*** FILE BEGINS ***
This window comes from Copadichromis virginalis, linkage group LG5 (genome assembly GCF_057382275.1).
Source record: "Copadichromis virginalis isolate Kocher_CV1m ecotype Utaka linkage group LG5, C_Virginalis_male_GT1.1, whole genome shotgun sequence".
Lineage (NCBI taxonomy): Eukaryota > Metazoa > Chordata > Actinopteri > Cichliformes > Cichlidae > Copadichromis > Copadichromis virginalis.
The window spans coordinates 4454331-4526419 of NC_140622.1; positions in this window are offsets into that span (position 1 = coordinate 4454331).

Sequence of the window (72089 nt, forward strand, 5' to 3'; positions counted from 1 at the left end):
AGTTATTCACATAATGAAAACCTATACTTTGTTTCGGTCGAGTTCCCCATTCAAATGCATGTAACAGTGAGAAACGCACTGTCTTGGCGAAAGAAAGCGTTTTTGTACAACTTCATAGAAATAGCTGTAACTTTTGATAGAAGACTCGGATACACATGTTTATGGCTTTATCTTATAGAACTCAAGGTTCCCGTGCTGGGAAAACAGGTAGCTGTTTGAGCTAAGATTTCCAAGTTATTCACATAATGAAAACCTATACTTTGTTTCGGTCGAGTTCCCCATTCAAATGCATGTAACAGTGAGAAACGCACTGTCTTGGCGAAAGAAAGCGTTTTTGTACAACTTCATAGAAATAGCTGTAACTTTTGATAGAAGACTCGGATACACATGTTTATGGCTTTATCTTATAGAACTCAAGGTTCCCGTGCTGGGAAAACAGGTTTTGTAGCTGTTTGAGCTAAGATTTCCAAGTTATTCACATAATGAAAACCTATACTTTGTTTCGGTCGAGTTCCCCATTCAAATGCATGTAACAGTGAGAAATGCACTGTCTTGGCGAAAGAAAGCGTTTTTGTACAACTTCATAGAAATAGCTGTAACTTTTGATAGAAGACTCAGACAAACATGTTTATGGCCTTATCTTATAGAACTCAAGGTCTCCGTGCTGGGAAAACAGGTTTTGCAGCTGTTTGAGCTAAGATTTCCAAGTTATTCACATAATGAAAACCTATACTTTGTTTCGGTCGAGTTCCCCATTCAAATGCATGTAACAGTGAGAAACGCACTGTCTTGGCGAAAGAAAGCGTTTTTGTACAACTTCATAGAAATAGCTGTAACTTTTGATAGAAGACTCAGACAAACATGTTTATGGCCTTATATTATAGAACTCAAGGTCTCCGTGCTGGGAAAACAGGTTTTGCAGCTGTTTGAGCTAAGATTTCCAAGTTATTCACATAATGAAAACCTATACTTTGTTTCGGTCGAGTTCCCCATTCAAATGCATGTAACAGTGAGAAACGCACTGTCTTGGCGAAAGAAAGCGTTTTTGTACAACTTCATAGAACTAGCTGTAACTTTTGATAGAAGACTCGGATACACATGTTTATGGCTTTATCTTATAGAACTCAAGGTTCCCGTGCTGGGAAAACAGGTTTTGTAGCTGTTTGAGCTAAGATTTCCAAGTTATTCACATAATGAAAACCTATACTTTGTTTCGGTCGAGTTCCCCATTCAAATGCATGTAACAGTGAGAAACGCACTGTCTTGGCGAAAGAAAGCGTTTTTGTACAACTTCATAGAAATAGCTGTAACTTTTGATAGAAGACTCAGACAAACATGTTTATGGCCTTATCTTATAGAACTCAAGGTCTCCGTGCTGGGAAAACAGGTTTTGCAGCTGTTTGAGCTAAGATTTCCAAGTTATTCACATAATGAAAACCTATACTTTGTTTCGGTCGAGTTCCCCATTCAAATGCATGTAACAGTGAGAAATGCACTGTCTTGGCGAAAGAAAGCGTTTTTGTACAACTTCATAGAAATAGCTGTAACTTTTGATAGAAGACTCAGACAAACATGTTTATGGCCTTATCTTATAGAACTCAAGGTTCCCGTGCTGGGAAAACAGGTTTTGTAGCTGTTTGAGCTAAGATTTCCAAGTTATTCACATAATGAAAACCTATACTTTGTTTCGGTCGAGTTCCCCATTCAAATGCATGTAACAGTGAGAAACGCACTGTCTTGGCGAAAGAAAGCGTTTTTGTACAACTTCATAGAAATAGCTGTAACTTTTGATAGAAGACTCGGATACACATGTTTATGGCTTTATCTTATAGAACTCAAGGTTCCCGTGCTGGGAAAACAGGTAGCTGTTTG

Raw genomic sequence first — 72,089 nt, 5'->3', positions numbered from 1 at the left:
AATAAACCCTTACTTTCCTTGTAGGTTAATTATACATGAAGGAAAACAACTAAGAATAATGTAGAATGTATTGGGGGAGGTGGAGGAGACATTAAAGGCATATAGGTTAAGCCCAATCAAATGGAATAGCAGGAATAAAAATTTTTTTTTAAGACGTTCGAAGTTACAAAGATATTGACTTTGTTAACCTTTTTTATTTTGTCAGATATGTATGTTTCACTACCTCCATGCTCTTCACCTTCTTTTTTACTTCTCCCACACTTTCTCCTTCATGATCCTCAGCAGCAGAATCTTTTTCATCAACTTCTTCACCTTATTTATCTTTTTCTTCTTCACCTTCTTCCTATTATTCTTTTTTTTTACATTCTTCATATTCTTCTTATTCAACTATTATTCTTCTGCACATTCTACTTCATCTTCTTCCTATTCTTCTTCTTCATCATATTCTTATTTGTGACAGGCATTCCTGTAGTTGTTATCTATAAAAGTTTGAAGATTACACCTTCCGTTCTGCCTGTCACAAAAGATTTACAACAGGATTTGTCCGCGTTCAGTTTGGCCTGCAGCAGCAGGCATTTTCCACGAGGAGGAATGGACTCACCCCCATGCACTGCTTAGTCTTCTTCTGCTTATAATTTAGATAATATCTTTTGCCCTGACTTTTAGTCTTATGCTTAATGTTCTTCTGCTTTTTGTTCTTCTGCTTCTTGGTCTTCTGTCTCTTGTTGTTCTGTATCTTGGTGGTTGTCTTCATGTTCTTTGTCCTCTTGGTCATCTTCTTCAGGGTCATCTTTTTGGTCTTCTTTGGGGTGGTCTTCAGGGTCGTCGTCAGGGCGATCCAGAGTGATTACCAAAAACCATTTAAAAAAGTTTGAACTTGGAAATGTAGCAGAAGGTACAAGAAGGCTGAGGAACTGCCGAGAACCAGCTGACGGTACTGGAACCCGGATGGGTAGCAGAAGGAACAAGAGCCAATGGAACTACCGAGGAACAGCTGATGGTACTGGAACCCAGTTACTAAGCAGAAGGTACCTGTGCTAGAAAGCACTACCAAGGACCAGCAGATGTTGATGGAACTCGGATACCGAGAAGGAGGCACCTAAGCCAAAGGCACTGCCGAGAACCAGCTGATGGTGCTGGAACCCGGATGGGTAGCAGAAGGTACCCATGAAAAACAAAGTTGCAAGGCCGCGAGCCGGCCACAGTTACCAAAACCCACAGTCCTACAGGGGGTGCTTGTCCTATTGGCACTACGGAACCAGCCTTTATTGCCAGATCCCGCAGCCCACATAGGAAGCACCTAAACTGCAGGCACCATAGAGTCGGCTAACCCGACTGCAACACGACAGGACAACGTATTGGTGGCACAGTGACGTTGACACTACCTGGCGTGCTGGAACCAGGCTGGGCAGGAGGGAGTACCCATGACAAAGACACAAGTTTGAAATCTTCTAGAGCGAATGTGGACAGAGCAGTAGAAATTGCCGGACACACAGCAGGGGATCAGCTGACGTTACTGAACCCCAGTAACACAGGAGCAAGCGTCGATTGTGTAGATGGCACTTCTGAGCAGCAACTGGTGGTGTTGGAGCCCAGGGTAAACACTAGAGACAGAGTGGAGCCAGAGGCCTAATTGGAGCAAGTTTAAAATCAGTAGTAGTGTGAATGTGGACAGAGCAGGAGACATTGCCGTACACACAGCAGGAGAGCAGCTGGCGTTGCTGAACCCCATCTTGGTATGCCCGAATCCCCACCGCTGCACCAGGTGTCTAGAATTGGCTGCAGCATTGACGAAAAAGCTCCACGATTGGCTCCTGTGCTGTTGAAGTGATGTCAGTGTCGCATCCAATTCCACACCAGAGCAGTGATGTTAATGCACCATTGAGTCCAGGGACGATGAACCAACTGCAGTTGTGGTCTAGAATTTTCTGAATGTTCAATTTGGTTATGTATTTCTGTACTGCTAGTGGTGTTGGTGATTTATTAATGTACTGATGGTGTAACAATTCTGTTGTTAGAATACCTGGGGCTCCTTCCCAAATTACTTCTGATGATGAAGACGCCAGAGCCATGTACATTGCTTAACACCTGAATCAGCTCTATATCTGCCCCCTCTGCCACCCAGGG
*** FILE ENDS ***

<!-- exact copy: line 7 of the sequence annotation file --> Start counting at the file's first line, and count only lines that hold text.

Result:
Raw genomic sequence first — 72,089 nt, 5'->3', positions numbered from 1 at the left: